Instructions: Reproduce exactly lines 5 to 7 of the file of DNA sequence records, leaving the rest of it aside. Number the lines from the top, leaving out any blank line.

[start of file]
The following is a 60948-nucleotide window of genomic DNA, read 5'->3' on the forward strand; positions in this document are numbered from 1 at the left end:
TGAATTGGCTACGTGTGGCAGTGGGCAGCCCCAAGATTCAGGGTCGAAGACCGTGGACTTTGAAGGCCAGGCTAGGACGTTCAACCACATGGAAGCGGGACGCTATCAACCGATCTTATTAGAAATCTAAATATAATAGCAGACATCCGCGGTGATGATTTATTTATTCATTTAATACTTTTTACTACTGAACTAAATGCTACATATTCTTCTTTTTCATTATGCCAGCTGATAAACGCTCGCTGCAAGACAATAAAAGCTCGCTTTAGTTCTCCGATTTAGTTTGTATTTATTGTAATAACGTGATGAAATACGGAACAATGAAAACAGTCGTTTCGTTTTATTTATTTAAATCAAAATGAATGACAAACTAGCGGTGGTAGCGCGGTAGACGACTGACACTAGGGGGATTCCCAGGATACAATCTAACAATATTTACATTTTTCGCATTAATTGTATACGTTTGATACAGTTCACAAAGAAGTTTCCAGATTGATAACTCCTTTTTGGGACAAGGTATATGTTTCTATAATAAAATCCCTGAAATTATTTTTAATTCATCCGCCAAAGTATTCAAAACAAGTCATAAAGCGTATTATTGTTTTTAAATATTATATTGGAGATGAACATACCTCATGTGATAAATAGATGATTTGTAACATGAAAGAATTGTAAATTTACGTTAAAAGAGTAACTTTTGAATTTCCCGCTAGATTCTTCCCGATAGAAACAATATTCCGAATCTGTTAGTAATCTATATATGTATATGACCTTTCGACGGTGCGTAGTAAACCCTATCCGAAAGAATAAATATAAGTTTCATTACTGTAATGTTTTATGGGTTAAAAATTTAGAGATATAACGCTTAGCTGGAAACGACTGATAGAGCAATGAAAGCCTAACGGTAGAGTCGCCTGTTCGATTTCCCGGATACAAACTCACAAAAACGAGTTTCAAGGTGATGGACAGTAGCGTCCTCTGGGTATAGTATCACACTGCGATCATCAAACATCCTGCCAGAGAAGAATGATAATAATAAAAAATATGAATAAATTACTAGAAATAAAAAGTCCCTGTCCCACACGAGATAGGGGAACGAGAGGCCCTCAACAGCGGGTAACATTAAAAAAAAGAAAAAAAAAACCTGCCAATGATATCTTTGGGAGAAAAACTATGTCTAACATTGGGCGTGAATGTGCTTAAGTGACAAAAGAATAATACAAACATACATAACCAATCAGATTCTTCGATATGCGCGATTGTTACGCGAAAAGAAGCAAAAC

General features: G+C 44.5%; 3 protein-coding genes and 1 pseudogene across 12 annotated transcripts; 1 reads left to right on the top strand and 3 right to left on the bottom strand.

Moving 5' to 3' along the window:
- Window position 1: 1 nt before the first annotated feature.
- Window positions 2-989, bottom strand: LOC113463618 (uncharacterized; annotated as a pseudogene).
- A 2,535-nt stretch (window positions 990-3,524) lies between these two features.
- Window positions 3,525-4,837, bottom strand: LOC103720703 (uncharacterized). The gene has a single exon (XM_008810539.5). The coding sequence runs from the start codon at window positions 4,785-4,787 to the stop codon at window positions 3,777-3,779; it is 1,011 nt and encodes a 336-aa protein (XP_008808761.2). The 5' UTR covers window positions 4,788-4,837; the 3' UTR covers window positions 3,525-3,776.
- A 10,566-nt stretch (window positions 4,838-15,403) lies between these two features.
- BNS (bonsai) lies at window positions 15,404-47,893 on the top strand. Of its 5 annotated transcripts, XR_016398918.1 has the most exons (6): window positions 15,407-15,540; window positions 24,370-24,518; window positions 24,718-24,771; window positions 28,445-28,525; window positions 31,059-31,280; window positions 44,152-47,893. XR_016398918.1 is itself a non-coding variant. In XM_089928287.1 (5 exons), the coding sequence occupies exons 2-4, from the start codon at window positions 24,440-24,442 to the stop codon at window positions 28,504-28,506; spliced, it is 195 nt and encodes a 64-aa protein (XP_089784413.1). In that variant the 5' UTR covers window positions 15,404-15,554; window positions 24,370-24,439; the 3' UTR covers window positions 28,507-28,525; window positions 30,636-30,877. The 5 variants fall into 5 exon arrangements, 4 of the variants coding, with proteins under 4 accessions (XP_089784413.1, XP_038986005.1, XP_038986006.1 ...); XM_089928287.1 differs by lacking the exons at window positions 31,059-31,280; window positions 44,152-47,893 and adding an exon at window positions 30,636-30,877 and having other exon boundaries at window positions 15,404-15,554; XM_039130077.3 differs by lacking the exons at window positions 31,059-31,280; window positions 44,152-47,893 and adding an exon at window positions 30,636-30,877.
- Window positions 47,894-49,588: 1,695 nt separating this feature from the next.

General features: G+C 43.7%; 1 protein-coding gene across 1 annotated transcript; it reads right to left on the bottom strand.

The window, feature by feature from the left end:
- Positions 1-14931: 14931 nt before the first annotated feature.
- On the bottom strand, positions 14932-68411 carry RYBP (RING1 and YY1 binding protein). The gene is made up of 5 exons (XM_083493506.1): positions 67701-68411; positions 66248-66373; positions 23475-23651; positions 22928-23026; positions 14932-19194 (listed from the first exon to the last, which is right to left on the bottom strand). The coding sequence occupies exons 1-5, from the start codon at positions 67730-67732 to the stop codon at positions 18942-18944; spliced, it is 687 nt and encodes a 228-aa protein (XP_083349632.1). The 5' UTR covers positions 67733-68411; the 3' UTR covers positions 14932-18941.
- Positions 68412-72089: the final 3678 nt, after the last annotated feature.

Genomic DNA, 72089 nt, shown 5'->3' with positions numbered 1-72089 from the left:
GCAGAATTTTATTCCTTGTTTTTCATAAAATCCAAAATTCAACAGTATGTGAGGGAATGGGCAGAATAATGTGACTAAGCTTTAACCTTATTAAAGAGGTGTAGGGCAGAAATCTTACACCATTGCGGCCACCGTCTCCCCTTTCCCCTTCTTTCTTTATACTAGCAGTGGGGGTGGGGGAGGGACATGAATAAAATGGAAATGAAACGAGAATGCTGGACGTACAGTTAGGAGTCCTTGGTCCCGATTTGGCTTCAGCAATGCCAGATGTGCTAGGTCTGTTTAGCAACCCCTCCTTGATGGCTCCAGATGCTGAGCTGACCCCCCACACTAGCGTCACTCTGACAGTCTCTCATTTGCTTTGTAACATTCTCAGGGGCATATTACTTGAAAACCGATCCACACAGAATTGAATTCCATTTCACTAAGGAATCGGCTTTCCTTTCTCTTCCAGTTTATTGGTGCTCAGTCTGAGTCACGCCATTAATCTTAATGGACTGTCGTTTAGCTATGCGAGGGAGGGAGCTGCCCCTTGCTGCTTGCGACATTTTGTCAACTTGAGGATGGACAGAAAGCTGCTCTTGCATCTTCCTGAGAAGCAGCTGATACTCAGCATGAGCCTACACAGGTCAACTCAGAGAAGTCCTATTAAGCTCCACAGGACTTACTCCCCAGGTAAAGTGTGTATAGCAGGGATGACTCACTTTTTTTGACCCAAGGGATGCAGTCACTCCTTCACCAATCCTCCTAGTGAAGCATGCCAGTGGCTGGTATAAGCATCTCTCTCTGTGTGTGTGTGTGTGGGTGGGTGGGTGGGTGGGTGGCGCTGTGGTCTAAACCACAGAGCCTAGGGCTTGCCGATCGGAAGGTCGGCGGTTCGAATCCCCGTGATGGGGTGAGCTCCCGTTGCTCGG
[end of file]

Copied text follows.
- Window position 1: 1 nt before the first annotated feature.
- Window positions 2-989, bottom strand: LOC113463618 (uncharacterized; annotated as a pseudogene).
- A 2,535-nt stretch (window positions 990-3,524) lies between these two features.